It won't work at first – and that's OK
Who wants your product? What for? Who will pay for it? And where exactly do you fit in the process?
Some entrepreneurs jump right into engineering or manufacturing a product before answering these most basic questions. This leads to costly oversights, unhappy customers and wasteful servicing or recalling products that don’t work. Or, even if the product does work, it doesn’t solve the customer’s problem. In last week’s Entrepreneurship 101 talk on Product Development, Steve Carkner stressed the need for planning over hasty implementation.
Carkner is founder and CEO of Ottawa-based Panacis, a product design and manufacturing company which focuses on innovative technology products (most recently specializing in advanced power systems).
Carkner sketched out an example of a full product cycle, using what he called the “V method”–which considers steps from initial design to implementation, testing and verification, all the way to operational launch and maintenance of a product line; even customer service. He used the apparently ‘simple’ problem of how to design a consumer flashlight: for use by ‘road warriors’ who drive cars and need emergency lighting, to be sold at Walmart.
The Coles Notes version of this exercise is that everything in product development – even designing a simple flashlight – will end up being more complex than you might think! It’s important to keep track of product specifications, be strict in testing and verifications, and take the time to document your efforts.
Carkner said there are four key steps to follow:
- What are the customer’s requirements? Write them down in plain, non-technical language. What are you solving for the customers? What needs are you meeting?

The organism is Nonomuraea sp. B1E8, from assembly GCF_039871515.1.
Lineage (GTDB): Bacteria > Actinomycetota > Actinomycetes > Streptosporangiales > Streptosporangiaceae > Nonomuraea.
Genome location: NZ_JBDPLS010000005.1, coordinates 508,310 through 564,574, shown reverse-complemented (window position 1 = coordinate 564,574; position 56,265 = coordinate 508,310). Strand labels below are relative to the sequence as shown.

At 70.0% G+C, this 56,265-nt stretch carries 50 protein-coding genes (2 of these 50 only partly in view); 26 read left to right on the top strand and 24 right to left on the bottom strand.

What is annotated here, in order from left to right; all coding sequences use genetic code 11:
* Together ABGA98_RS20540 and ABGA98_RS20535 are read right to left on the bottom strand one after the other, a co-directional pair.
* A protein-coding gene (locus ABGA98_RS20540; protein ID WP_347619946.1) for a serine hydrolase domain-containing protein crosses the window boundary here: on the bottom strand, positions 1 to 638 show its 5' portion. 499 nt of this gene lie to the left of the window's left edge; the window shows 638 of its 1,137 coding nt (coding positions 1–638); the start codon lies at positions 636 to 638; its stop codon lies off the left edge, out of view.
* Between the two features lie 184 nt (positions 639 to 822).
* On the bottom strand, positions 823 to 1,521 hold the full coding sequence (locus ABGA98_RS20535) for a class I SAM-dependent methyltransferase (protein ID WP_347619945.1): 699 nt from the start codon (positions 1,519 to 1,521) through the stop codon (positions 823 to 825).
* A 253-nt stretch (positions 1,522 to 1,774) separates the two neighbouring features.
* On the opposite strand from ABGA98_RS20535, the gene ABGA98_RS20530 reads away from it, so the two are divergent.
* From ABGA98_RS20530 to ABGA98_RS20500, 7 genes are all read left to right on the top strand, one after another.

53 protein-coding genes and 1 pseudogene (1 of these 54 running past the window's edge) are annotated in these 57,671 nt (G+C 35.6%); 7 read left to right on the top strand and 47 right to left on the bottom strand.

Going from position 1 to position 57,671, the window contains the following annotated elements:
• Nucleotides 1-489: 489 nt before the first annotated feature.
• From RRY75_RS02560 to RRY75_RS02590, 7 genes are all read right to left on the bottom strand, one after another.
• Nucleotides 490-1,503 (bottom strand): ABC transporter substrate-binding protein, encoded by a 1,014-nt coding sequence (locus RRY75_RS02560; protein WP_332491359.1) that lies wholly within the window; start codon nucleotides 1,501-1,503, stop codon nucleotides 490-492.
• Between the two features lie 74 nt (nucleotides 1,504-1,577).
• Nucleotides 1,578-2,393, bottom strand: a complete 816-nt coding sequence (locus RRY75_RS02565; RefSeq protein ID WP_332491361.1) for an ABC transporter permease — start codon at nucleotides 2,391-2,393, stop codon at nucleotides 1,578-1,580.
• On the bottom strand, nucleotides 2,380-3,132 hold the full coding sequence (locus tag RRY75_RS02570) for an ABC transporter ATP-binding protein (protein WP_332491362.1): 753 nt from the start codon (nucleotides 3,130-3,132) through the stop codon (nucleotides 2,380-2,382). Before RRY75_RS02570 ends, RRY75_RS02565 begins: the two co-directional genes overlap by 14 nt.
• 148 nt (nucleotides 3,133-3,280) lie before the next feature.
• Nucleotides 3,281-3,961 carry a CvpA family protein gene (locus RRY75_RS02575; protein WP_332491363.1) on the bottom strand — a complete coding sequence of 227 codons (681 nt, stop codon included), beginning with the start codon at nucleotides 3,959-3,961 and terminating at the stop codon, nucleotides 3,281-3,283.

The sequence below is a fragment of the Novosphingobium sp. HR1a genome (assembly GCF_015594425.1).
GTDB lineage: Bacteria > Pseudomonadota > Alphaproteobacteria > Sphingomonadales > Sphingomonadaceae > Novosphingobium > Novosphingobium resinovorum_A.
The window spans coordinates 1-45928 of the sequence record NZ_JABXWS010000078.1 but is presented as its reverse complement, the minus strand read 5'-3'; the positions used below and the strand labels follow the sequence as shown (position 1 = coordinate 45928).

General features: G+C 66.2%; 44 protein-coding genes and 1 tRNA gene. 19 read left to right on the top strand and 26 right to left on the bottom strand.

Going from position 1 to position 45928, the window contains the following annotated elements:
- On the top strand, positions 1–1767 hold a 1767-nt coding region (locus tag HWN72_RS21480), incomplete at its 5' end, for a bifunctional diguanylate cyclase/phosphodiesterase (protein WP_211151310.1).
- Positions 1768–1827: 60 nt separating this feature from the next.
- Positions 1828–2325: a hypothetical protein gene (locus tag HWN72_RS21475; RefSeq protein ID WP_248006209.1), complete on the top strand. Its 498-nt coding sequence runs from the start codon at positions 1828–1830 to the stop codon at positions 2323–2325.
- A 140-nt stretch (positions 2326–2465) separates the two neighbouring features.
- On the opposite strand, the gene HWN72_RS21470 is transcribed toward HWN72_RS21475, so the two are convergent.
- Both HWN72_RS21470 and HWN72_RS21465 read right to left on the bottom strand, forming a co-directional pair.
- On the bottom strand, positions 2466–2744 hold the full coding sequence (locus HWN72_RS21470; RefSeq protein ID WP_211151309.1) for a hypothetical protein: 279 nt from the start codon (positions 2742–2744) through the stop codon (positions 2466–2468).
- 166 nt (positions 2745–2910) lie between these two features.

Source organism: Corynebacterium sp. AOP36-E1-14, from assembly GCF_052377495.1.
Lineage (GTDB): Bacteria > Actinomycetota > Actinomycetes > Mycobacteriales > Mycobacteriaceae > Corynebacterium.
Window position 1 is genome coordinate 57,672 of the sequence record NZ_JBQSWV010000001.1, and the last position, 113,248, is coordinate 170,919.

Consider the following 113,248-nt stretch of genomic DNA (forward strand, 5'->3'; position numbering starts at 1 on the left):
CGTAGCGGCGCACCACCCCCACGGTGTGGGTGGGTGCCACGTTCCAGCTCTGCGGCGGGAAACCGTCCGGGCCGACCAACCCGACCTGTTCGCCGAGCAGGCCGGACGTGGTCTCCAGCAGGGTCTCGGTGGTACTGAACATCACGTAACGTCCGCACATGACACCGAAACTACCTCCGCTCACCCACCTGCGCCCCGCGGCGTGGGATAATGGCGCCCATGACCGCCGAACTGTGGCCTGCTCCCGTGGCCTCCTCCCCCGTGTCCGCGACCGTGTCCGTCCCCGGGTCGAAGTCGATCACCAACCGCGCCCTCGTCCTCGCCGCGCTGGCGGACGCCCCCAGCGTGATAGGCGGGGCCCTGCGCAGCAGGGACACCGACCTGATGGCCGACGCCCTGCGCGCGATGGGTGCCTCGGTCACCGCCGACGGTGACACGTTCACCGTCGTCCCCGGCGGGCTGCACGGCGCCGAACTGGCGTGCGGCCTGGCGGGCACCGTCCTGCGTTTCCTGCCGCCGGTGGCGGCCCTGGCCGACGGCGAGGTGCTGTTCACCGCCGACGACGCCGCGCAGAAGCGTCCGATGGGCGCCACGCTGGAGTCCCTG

- What are the functional requirements? Jot down measurable numbers. How big should the product be to satisfy the customer? How heavy? How fast? How much memory?
- “Unleash” designers and engineers only after these fundamentals are addressed.
- Does your prototype meets the functional specifications? If you can prove it at this level, then you know you have a product!
To keep on track, Carkner says, fix mistakes at the right time. You shouldn’t redesign products on the fly every moment you spot a small bug – you could lose sight of agreed-upon specifications that way. But don’t give in to the temptation to ignore fundamental mistakes or faulty assumptions at the early stages of product development, with the excuse that ‘it’s just a prototype’. An uncritical approach to flaws in a prototype is a mountain of cash and huge amount of time waiting to be wasted—the “OH CRAP!” moments that should be avoided.
Another nugget of wisdom : “It won’t work at first.”
Literally, your first attempt won’t work. There will always be some previously unnoticed technical glitch that will need to be fixed. Don’t get discouraged.
Downloads and Resources:
- Class Summary: Product Development
- Video: Product Development
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Pat Tanzola is a writer and serial social entrepreneur enrolled in ENT 101. He is a founder of PunGents.com, the Giro T.O. bike ride and the Toronto Neighbourhood Brunch Club. He worked on digital media at The Walrus and currently at the University of Toronto. He also writes for The Mark and his personal blog. See more…